Extreme sports bring excitement, and are starting to draw big bucks.
But are the athletes putting too much on the line?
The daring participants say extreme sports are all about the thrill, the rush of adrenaline they get. They're climbing higher, jumping farther and moving faster, all in the name of personal glory.
Still, when things go wrong, they pay a heavy price.
Humans aren't supposed to fly, but Jeb Corliss comes pretty close.
His extreme exploits have a huge following. One video of him in action alone has gotten almost 9 million views.
On Monday, Corliss was seriously injured on Table Mountain in Cape Town, South Africa. Moments after he stepped off a cliff -- a 3,500-foot drop -- he hit the wall, breaking both his legs. He had to be taken by helicopter to a hospital.
Only a day before that, another extreme athlete, ice climber John Roberts, died after a 60-foot fall in Colorado.
And last Tuesday, free-skier Sarah Burke was critically injured during a training run in Utah.
All of these athletes take risks and are at the leading edge of extreme sports -- a one-time bit player on the sports scene that has exploded in recent years, thanks in part to social media and TV coverage.
The extreme athletes known as "Birdmen" even attracted the attention of "60 Minutes" in 2010.
Sponsorships have helped extreme athletes soar to new heights. Corliss has eight sponsors, including camera company GoPro.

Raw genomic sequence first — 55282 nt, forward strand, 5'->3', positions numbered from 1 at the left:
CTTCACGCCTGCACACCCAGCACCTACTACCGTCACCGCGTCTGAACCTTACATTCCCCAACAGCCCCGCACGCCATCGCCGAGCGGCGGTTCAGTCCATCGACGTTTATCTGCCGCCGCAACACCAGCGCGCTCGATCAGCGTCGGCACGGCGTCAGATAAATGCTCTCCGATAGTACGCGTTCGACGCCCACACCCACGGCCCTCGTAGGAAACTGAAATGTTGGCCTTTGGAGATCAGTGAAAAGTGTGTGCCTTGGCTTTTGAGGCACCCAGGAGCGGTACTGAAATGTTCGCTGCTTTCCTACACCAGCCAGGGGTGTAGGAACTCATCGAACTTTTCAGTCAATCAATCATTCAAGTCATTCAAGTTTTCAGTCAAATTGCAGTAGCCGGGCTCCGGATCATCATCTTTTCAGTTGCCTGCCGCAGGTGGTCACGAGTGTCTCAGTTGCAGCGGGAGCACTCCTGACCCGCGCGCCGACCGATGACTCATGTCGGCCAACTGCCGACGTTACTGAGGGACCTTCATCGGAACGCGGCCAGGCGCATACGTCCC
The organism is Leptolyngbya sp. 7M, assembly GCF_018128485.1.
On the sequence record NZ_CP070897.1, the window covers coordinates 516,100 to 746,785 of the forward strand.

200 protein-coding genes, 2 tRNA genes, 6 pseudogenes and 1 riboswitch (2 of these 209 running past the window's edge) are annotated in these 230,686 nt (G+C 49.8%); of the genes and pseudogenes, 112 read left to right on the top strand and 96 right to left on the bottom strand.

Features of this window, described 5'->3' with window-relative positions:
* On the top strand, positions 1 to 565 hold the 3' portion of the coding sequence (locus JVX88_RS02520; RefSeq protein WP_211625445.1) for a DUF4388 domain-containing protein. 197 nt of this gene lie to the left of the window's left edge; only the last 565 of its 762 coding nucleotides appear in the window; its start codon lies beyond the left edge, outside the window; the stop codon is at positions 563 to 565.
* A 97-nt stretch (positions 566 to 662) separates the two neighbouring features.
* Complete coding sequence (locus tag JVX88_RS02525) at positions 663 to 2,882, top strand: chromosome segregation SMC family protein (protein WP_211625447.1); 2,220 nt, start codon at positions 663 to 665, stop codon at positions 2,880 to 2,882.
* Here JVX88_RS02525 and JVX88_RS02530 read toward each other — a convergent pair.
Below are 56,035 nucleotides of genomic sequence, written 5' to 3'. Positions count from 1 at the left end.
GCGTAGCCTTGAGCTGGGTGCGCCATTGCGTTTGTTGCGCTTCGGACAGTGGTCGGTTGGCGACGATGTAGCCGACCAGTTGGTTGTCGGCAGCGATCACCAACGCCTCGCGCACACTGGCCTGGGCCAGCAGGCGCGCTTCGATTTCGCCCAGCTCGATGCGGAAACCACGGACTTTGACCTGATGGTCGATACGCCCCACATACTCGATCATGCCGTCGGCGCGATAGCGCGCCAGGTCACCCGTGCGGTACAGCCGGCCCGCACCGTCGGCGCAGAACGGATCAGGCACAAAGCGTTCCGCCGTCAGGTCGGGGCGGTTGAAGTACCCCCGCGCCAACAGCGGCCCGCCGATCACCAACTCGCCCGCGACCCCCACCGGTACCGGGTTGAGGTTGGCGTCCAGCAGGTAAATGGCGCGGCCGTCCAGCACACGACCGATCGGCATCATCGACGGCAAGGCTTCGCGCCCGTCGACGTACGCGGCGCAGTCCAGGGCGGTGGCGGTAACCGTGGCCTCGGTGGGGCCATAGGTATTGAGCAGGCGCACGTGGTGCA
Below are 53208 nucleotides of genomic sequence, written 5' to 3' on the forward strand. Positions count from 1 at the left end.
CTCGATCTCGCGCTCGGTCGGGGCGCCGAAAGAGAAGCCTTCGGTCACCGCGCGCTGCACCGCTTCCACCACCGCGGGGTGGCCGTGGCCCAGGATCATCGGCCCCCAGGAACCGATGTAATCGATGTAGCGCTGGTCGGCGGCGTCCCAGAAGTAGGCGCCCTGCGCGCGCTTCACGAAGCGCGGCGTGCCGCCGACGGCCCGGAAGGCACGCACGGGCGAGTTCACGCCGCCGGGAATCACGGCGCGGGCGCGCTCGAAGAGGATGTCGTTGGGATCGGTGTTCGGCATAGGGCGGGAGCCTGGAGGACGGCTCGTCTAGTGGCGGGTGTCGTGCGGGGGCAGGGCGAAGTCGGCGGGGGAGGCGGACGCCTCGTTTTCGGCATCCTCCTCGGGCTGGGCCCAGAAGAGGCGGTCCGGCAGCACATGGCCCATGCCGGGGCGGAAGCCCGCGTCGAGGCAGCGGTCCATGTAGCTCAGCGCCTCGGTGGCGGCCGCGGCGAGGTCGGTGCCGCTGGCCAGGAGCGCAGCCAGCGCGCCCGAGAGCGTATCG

GoPro CEO Nick Woodman says what Corliss does is risky, but not nearly as risky as most people would think, because he's so good at it.
Corliss jumped without permission from South African authorities, a jump that not only put him in danger, but his rescuers, as well -- one of the many reasons why big brands tend to shy away.
"A lot of big brands, (and) rightly so, don't want to take that chance. You don't want to see blood spattered all over a logo that you've invested millions and millions of dollars in," says sports marketer Joe Favorito.
But, Favorito adds, athletes who are determined will find a way. "What they're trying to do is offset costs and take it to another level as, quote, a professional athlete," he said. "And people think, when you're associated with sponsors, that makes you a professional. Sometimes, it makes you become a little more risky."
Professional skier and base-jumper JT Holmes knows how dangerous extreme sports can be. He knew Burke, and watched his close friend, Shane McConkey, die after jumping off a 2,000 ft cliff. Holmes was also the subject of the Steve Kroft "60 Minutes" story on "Birdmen," and was a stunt man for the film "Transformers." Holmes insisted on "CBS This Morning" that he engages in extreme sports because they're "just good, clean fun." He admitted he thinks about the possibility the activities could kill him. "Certainly," Holmes said. "Every single jump, every single ski run, you have to be aware of the (possible) consequences and, if you're going to choose to put yourself in these perilous situations, you need to be prepared."
To see the entire interview, click on the video below.}